Boys in Ginny Stevens’ third-grade classroom spent the school year without desks. It wasn’t because of budget cuts —- it was action research.
Stevens and about 80 other Clark County School District educators displayed their findings after months of unorthodox teaching practices May 13 as part of the fifth annual Best Practices Action Research Data Fair at the Springs Preserve, 333 S. Valley View Blvd.
Stevens’ class of 22 boys had small, portable desktops to work on, but how they positioned themselves and where they sat, or lay, was up to them.
“Furniture really does get in the way,” Stevens said. “They like free seating, and it offered a lot of flexibility. Boys need more space than girls. They like to stretch out.”
Stevens approached principal Joanie Monroy of Sunrise Acres Elementary School, 211 N. 28th St., with the idea before the school year.
“I’m very happy with how it turned out,” Monroy said. “The kids had a ball. We’d do it again if a teacher wanted to.”
Stevens believes the no-desk scenario was particularly effective with the boys and that she had fewer discipline problems than in the past.
She couldn’t quantitatively measure whether achievement improved, but she believes it could positively impact test scores.
Teachers Shelly Poss and Olga Ramsey from Mendoza Elementary School, 2000 S. Sloan Lane, worked together to offer parent literacy workshops.
Parents of their second-grade classes were invited to the school for hour long sessions every week from October through March. Poss and Ramsey demonstrated home teaching strategies to work with their kids to improve literacy skills.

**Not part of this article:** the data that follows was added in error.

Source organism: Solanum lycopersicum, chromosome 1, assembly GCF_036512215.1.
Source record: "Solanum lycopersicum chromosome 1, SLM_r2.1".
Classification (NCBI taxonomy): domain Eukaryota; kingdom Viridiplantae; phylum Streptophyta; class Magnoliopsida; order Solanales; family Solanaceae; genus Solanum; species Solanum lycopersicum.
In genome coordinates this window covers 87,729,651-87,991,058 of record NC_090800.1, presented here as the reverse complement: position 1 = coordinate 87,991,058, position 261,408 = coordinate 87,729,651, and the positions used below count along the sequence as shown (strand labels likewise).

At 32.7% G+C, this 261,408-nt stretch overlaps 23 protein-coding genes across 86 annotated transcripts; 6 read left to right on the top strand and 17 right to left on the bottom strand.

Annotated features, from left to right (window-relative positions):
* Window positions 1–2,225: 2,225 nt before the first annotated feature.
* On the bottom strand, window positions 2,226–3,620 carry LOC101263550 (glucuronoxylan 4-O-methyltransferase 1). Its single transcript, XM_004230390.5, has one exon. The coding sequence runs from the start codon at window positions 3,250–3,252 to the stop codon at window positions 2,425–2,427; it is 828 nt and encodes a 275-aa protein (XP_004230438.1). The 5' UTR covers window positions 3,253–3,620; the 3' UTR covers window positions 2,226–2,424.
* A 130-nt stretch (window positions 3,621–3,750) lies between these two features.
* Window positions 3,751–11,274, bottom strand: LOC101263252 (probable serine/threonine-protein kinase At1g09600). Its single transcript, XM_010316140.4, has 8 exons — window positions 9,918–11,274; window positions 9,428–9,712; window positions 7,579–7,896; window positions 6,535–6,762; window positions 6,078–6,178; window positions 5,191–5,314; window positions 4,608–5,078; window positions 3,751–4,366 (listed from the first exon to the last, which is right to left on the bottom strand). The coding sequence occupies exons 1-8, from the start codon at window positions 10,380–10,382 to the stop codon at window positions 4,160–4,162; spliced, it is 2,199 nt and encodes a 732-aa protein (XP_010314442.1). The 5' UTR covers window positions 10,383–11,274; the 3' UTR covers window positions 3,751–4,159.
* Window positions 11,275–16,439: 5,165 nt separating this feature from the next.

Ramsey translated for many parents who spoke only Spanish.
“Parents were excited to have strategies to work with younger kids,” Poss said. “Literacy at home is important.
“On average, students of parents who attended regularly had better (test) results,” she said. “We measured about 10 months of growth versus six months. When a parent’s involved, their kid’s literacy skills are going to grow faster.”
Physical education teacher Dennis Sizemore of Dickens Elementary School, 5550 Milan Peak St. in North Las Vegas, spent a few months of the school year seeing if students could benefit physically from using a Nintendo Wii in a comparable fashion to traditional P.E. classes.
Sizemore studied students with autism and integrated some Wii time into their activities. Students were most fatigued after playing the Just Dance Kids and NFL Training Camp games.
Not only were they able to get a healthy amount of exercise, but he said they seemed more engaged and open to instruction, with less resistance than in the past.
Sizemore would like to expand the program to incorporate more students and try to determine if Wii use can increase skill levels in traditional sports.
Special education teacher Michael Padeken of Hughes Middle School in Mesquite developed an alternative way of teaching math facts called “finger popping.”
For two minutes a day Padeken worked with his students to learn multiplication tables, using his interactive hands method. He developed the strategy more than 20 years ago and believes it can help kids, specifically those with special needs, improve their basic math skills in multiplication and division.
CCSD Superintendent Dwight Jones came by the fair to look at some of the projects and talk to the teachers about their research. Teachers said Jones was happy to see this kind of internal innovation taking place in the district.
Event co-coordinators Brett Campbell, who works for the district, and LeAnn Putney, a University of Nevada, Las Vegas professor, expect the program to continue, so long as funding is available.
Teachers, they said, are always trying to tweak their craft.
“Teachers have a specific challenge or problem they’re working with,” said Campbell, “and they want to address it themselves, as opposed to having someone come in and tell them how to fix it. So they’re looking to improve the practice, becoming better teachers and teach more effectively and efficiently to reach students.”
Contact View education reporter Jeff Mosier at firstname.lastname@example.org or 224-5524.